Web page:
The Family that Plays Together Stays Together
The earliest curling matches were between rinks of eight players, each player throwing one stone. It is interesting that the change to four players per rink (with two stones each) seems to have occured in about 1851 -- at least for the popular Scarborough / Toronto matches.
Some time later, as curling became more and more popular, it occured to someone to start a "Four Brothers Club" for the "Dominion of Canada" -- that is, rinks made up entirely of brothers, each throwing two rocks. It is probable that this Club was conceived in Scarborough, because, in 1874, well over 50% of the members were from Scarborough. According to one of the "curling annuals", the Scarborough membership was four Clarks, four Crawfords, four Flemings, five Gibsons, five Hoods, five Lawries, seven McCowans, four Secors, seven Thomsons, and five Youngs. The Four Brothers Club also included the Brodies from Quebec, Calders from Ancaster, Hutchisons from Ottawa, McDougalls from Bowmanville, Malcoms from Toronto and Reids from Ayr.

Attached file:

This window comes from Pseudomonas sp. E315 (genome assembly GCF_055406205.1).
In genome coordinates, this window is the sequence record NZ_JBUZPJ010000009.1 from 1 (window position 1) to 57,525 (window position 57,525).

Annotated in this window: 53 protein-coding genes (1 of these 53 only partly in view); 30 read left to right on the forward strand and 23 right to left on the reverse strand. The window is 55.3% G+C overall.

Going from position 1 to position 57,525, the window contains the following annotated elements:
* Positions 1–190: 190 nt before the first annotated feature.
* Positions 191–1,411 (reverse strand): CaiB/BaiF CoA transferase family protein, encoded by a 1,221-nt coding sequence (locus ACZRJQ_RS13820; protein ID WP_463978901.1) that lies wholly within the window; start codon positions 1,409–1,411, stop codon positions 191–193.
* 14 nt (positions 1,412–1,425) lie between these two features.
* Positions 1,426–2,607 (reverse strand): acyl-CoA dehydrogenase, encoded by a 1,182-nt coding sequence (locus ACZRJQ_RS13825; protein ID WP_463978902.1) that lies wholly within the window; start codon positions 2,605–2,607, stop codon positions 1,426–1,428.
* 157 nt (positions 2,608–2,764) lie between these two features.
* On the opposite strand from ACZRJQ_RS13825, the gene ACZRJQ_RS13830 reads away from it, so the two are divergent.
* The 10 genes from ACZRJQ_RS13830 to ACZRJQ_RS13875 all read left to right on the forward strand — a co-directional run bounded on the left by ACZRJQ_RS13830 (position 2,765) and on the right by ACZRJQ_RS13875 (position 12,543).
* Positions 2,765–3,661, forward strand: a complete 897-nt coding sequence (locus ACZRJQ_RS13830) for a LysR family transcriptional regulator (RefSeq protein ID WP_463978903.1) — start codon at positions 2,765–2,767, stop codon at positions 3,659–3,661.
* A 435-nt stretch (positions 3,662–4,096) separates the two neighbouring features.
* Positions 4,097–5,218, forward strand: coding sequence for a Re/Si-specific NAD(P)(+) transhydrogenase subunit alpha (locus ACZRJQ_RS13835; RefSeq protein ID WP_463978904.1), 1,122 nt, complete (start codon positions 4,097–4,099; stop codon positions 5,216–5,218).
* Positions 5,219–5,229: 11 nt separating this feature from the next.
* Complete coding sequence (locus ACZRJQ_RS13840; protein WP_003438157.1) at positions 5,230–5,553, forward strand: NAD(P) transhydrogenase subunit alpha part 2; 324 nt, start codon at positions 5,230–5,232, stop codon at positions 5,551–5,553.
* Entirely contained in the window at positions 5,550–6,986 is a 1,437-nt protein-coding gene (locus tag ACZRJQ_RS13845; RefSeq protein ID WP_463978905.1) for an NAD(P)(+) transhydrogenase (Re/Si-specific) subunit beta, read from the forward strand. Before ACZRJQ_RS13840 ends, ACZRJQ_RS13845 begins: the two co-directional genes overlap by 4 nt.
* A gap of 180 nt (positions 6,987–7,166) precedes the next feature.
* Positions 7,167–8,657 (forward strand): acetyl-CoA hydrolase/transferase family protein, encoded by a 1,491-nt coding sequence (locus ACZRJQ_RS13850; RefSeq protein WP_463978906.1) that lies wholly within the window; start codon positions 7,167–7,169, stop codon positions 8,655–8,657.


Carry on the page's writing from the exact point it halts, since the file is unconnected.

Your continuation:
Shortly after this membership roster was drawn up, the pronounced migration from Scarborough to western Canada began. Four of James W. McCowan's sons -- William, Robert, David and John McCowan -- were to soon all relocate to Portage La Prairie in Manitoba.
FromCurling-A Scottish Sport in Scarborough